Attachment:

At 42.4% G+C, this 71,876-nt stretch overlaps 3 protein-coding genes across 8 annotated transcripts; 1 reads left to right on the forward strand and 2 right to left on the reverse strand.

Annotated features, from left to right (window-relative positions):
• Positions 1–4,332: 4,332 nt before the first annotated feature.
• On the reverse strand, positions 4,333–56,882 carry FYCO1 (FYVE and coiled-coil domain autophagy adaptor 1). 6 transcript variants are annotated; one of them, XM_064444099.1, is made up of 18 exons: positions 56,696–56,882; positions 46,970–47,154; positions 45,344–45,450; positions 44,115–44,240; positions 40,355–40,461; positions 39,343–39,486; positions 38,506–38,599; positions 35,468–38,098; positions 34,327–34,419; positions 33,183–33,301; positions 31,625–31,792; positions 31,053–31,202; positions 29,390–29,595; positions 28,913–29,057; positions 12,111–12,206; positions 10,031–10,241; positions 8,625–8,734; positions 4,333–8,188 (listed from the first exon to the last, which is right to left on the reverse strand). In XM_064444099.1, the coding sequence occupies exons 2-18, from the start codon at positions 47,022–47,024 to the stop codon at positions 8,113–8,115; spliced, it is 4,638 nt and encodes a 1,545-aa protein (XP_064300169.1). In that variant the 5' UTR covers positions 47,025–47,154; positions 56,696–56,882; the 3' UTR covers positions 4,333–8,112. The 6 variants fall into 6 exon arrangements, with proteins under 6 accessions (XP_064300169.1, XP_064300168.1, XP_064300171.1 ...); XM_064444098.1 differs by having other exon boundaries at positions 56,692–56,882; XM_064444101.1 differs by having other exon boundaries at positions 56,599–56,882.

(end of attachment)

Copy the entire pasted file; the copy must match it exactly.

At 42.4% G+C, this 71,876-nt stretch overlaps 3 protein-coding genes across 8 annotated transcripts; 1 reads left to right on the forward strand and 2 right to left on the reverse strand.

Annotated features, from left to right (window-relative positions):
• Positions 1–4,332: 4,332 nt before the first annotated feature.
• On the reverse strand, positions 4,333–56,882 carry FYCO1 (FYVE and coiled-coil domain autophagy adaptor 1). 6 transcript variants are annotated; one of them, XM_064444099.1, is made up of 18 exons: positions 56,696–56,882; positions 46,970–47,154; positions 45,344–45,450; positions 44,115–44,240; positions 40,355–40,461; positions 39,343–39,486; positions 38,506–38,599; positions 35,468–38,098; positions 34,327–34,419; positions 33,183–33,301; positions 31,625–31,792; positions 31,053–31,202; positions 29,390–29,595; positions 28,913–29,057; positions 12,111–12,206; positions 10,031–10,241; positions 8,625–8,734; positions 4,333–8,188 (listed from the first exon to the last, which is right to left on the reverse strand). In XM_064444099.1, the coding sequence occupies exons 2-18, from the start codon at positions 47,022–47,024 to the stop codon at positions 8,113–8,115; spliced, it is 4,638 nt and encodes a 1,545-aa protein (XP_064300169.1). In that variant the 5' UTR covers positions 47,025–47,154; positions 56,696–56,882; the 3' UTR covers positions 4,333–8,112. The 6 variants fall into 6 exon arrangements, with proteins under 6 accessions (XP_064300169.1, XP_064300168.1, XP_064300171.1 ...); XM_064444098.1 differs by having other exon boundaries at positions 56,692–56,882; XM_064444101.1 differs by having other exon boundaries at positions 56,599–56,882.